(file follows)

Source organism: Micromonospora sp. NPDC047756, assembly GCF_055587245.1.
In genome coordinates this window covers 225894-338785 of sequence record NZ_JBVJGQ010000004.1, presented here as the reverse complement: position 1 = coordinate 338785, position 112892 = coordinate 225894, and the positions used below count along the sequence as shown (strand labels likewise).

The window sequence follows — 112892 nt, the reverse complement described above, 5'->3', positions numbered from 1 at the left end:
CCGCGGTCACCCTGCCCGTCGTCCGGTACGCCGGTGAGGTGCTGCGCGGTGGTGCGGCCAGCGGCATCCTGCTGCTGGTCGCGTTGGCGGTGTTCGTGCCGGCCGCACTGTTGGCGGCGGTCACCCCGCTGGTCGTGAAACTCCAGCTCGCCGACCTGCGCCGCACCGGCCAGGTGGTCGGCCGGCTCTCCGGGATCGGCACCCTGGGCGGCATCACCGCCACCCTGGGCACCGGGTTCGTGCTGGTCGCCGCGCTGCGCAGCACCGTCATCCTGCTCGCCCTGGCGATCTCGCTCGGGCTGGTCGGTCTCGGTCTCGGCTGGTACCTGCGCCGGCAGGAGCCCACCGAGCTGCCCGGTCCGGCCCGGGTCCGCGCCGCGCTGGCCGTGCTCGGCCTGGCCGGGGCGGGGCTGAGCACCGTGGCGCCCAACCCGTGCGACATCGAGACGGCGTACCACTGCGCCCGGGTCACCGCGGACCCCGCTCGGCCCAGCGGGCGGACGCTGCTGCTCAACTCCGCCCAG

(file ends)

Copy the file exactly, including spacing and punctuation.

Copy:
Source organism: Micromonospora sp. NPDC047756, assembly GCF_055587245.1.
In genome coordinates this window covers 225894-338785 of sequence record NZ_JBVJGQ010000004.1, presented here as the reverse complement: position 1 = coordinate 338785, position 112892 = coordinate 225894, and the positions used below count along the sequence as shown (strand labels likewise).

The window sequence follows — 112892 nt, the reverse complement described above, 5'->3', positions numbered from 1 at the left end:
CCGCGGTCACCCTGCCCGTCGTCCGGTACGCCGGTGAGGTGCTGCGCGGTGGTGCGGCCAGCGGCATCCTGCTGCTGGTCGCGTTGGCGGTGTTCGTGCCGGCCGCACTGTTGGCGGCGGTCACCCCGCTGGTCGTGAAACTCCAGCTCGCCGACCTGCGCCGCACCGGCCAGGTGGTCGGCCGGCTCTCCGGGATCGGCACCCTGGGCGGCATCACCGCCACCCTGGGCACCGGGTTCGTGCTGGTCGCCGCGCTGCGCAGCACCGTCATCCTGCTCGCCCTGGCGATCTCGCTCGGGCTGGTCGGTCTCGGTCTCGGCTGGTACCTGCGCCGGCAGGAGCCCACCGAGCTGCCCGGTCCGGCCCGGGTCCGCGCCGCGCTGGCCGTGCTCGGCCTGGCCGGGGCGGGGCTGAGCACCGTGGCGCCCAACCCGTGCGACATCGAGACGGCGTACCACTGCGCCCGGGTCACCGCGGACCCCGCTCGGCCCAGCGGGCGGACGCTGCTGCTCAACTCCGCCCAG